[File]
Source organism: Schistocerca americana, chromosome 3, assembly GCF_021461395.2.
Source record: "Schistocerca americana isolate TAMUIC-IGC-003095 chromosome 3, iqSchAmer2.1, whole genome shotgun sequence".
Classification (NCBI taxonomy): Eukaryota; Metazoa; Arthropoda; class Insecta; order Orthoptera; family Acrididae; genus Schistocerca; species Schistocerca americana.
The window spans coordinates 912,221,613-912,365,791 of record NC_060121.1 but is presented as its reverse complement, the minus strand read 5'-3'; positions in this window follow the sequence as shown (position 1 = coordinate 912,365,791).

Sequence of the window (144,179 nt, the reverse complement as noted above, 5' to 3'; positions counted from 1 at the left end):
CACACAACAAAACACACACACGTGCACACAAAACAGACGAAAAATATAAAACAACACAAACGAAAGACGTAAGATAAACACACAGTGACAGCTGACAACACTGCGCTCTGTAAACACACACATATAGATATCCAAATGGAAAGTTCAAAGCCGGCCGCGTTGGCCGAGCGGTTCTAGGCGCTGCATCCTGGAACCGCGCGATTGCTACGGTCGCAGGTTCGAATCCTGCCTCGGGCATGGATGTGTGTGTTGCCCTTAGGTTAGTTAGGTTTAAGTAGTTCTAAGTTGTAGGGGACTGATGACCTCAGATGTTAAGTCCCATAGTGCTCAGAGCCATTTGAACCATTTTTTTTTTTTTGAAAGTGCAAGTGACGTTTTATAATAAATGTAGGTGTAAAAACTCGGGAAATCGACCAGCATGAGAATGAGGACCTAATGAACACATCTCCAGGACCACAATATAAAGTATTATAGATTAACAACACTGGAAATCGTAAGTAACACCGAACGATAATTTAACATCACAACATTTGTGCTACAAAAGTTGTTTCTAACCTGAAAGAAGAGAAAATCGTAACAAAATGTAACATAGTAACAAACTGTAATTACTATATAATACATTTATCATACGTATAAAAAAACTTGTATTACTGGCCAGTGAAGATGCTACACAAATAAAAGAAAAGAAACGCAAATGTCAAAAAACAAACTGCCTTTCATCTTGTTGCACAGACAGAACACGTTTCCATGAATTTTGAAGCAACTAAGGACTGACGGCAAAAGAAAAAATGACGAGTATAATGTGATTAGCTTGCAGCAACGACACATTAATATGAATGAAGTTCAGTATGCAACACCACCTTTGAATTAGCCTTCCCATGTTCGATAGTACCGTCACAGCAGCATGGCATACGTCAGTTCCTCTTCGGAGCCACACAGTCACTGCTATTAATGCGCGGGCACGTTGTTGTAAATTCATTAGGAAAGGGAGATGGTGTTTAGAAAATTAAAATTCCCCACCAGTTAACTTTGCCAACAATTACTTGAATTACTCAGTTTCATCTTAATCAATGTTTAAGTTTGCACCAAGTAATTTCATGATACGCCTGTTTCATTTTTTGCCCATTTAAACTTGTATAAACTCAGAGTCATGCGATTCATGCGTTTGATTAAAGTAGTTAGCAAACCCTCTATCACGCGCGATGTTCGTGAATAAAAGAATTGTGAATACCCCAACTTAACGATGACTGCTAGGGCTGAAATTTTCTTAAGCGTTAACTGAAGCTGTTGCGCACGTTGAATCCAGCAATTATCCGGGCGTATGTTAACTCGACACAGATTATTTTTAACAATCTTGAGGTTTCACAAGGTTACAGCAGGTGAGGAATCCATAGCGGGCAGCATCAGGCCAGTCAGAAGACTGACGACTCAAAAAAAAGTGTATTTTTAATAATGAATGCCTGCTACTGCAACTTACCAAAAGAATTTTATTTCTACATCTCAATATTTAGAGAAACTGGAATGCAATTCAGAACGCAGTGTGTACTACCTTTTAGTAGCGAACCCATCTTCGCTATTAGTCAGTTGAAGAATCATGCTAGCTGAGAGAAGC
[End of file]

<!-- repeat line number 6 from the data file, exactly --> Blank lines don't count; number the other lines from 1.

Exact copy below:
CACACAACAAAACACACACACGTGCACACAAAACAGACGAAAAATATAAAACAACACAAACGAAAGACGTAAGATAAACACACAGTGACAGCTGACAACACTGCGCTCTGTAAACACACACATATAGATATCCAAATGGAAAGTTCAAAGCCGGCCGCGTTGGCCGAGCGGTTCTAGGCGCTGCATCCTGGAACCGCGCGATTGCTACGGTCGCAGGTTCGAATCCTGCCTCGGGCATGGATGTGTGTGTTGCCCTTAGGTTAGTTAGGTTTAAGTAGTTCTAAGTTGTAGGGGACTGATGACCTCAGATGTTAAGTCCCATAGTGCTCAGAGCCATTTGAACCATTTTTTTTTTTTTGAAAGTGCAAGTGACGTTTTATAATAAATGTAGGTGTAAAAACTCGGGAAATCGACCAGCATGAGAATGAGGACCTAATGAACACATCTCCAGGACCACAATATAAAGTATTATAGATTAACAACACTGGAAATCGTAAGTAACACCGAACGATAATTTAACATCACAACATTTGTGCTACAAAAGTTGTTTCTAACCTGAAAGAAGAGAAAATCGTAACAAAATGTAACATAGTAACAAACTGTAATTACTATATAATACATTTATCATACGTATAAAAAAACTTGTATTACTGGCCAGTGAAGATGCTACACAAATAAAAGAAAAGAAACGCAAATGTCAAAAAACAAACTGCCTTTCATCTTGTTGCACAGACAGAACACGTTTCCATGAATTTTGAAGCAACTAAGGACTGACGGCAAAAGAAAAAATGACGAGTATAATGTGATTAGCTTGCAGCAACGACACATTAATATGAATGAAGTTCAGTATGCAACACCACCTTTGAATTAGCCTTCCCATGTTCGATAGTACCGTCACAGCAGCATGGCATACGTCAGTTCCTCTTCGGAGCCACACAGTCACTGCTATTAATGCGCGGGCACGTTGTTGTAAATTCATTAGGAAAGGGAGATGGTGTTTAGAAAATTAAAATTCCCCACCAGTTAACTTTGCCAACAATTACTTGAATTACTCAGTTTCATCTTAATCAATGTTTAAGTTTGCACCAAGTAATTTCATGATACGCCTGTTTCATTTTTTGCCCATTTAAACTTGTATAAACTCAGAGTCATGCGATTCATGCGTTTGATTAAAGTAGTTAGCAAACCCTCTATCACGCGCGATGTTCGTGAATAAAAGAATTGTGAATACCCCAACTTAACGATGACTGCTAGGGCTGAAATTTTCTTAAGCGTTAACTGAAGCTGTTGCGCACGTTGAATCCAGCAATTATCCGGGCGTATGTTAACTCGACACAGATTATTTTTAACAATCTTGAGGTTTCACAAGGTTACAGCAGGTGAGGAATCCATAGCGGGCAGCATCAGGCCAGTCAGAAGACTGACGACTCAAAAAAAAGTGTATTTTTAATAATGAATGCCTGCTACTGCAACTTACCAAAAGAATTTTATTTCTACATCTCAATATTTAGAGAAACTGGAATGCAATTCAGAACGCAGTGTGTACTACCTTTTAGTAGCGAACCCATCTTCGCTATTAGTCAGTTGAAGAATCATGCTAGCTGAGAGAAGC